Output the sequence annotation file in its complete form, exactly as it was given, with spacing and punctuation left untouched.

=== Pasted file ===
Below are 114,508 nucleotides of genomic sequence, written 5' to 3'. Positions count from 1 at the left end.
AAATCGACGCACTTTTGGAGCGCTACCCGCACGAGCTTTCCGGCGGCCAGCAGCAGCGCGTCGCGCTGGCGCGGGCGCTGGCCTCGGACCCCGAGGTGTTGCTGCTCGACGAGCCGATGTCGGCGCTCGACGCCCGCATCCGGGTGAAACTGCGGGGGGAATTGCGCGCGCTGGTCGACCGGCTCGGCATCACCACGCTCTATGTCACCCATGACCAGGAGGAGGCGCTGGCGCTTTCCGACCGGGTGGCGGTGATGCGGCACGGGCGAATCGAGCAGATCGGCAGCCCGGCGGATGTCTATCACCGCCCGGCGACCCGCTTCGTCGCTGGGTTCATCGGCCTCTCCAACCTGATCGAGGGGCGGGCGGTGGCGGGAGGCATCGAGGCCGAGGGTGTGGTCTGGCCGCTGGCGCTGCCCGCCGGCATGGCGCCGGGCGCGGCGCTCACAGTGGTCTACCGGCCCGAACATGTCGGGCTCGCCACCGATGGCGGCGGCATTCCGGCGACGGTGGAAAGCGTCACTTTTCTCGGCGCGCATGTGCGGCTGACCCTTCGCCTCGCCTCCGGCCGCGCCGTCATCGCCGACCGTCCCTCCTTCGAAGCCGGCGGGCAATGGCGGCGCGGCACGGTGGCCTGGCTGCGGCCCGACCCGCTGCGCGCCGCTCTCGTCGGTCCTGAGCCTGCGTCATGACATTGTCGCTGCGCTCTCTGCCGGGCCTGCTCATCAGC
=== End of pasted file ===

Below are 114,508 nucleotides of genomic sequence, written 5' to 3'. Positions count from 1 at the left end.
AAATCGACGCACTTTTGGAGCGCTACCCGCACGAGCTTTCCGGCGGCCAGCAGCAGCGCGTCGCGCTGGCGCGGGCGCTGGCCTCGGACCCCGAGGTGTTGCTGCTCGACGAGCCGATGTCGGCGCTCGACGCCCGCATCCGGGTGAAACTGCGGGGGGAATTGCGCGCGCTGGTCGACCGGCTCGGCATCACCACGCTCTATGTCACCCATGACCAGGAGGAGGCGCTGGCGCTTTCCGACCGGGTGGCGGTGATGCGGCACGGGCGAATCGAGCAGATCGGCAGCCCGGCGGATGTCTATCACCGCCCGGCGACCCGCTTCGTCGCTGGGTTCATCGGCCTCTCCAACCTGATCGAGGGGCGGGCGGTGGCGGGAGGCATCGAGGCCGAGGGTGTGGTCTGGCCGCTGGCGCTGCCCGCCGGCATGGCGCCGGGCGCGGCGCTCACAGTGGTCTACCGGCCCGAACATGTCGGGCTCGCCACCGATGGCGGCGGCATTCCGGCGACGGTGGAAAGCGTCACTTTTCTCGGCGCGCATGTGCGGCTGACCCTTCGCCTCGCCTCCGGCCGCGCCGTCATCGCCGACCGTCCCTCCTTCGAAGCCGGCGGGCAATGGCGGCGCGGCACGGTGGCCTGGCTGCGGCCCGACCCGCTGCGCGCCGCTCTCGTCGGTCCTGAGCCTGCGTCATGACATTGTCGCTGCGCTCTCTGCCGGGCCTGCTCATCAGC